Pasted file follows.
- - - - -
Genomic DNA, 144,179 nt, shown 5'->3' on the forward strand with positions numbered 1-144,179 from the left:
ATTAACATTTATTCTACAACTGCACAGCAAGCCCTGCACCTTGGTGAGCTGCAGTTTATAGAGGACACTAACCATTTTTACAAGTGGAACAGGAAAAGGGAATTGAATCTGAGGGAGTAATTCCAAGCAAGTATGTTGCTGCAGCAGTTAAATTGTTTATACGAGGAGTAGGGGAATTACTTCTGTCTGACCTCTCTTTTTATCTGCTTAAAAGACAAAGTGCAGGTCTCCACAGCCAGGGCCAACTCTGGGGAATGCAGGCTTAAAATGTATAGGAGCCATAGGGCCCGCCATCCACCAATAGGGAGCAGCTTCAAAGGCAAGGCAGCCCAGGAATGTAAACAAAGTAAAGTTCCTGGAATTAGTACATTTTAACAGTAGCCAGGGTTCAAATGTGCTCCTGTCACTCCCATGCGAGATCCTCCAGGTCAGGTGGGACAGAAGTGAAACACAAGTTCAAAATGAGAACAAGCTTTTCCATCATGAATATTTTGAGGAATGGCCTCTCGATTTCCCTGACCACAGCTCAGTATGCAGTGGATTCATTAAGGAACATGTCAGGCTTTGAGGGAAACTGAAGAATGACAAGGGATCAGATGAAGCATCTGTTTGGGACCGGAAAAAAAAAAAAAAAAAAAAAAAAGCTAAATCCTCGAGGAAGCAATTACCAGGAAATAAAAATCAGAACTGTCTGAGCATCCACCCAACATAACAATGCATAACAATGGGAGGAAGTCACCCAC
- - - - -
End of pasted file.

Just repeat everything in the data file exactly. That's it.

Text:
Genomic DNA, 144,179 nt, shown 5'->3' on the forward strand with positions numbered 1-144,179 from the left:
ATTAACATTTATTCTACAACTGCACAGCAAGCCCTGCACCTTGGTGAGCTGCAGTTTATAGAGGACACTAACCATTTTTACAAGTGGAACAGGAAAAGGGAATTGAATCTGAGGGAGTAATTCCAAGCAAGTATGTTGCTGCAGCAGTTAAATTGTTTATACGAGGAGTAGGGGAATTACTTCTGTCTGACCTCTCTTTTTATCTGCTTAAAAGACAAAGTGCAGGTCTCCACAGCCAGGGCCAACTCTGGGGAATGCAGGCTTAAAATGTATAGGAGCCATAGGGCCCGCCATCCACCAATAGGGAGCAGCTTCAAAGGCAAGGCAGCCCAGGAATGTAAACAAAGTAAAGTTCCTGGAATTAGTACATTTTAACAGTAGCCAGGGTTCAAATGTGCTCCTGTCACTCCCATGCGAGATCCTCCAGGTCAGGTGGGACAGAAGTGAAACACAAGTTCAAAATGAGAACAAGCTTTTCCATCATGAATATTTTGAGGAATGGCCTCTCGATTTCCCTGACCACAGCTCAGTATGCAGTGGATTCATTAAGGAACATGTCAGGCTTTGAGGGAAACTGAAGAATGACAAGGGATCAGATGAAGCATCTGTTTGGGACCGGAAAAAAAAAAAAAAAAAAAAAAAAGCTAAATCCTCGAGGAAGCAATTACCAGGAAATAAAAATCAGAACTGTCTGAGCATCCACCCAACATAACAATGCATAACAATGGGAGGAAGTCACCCAC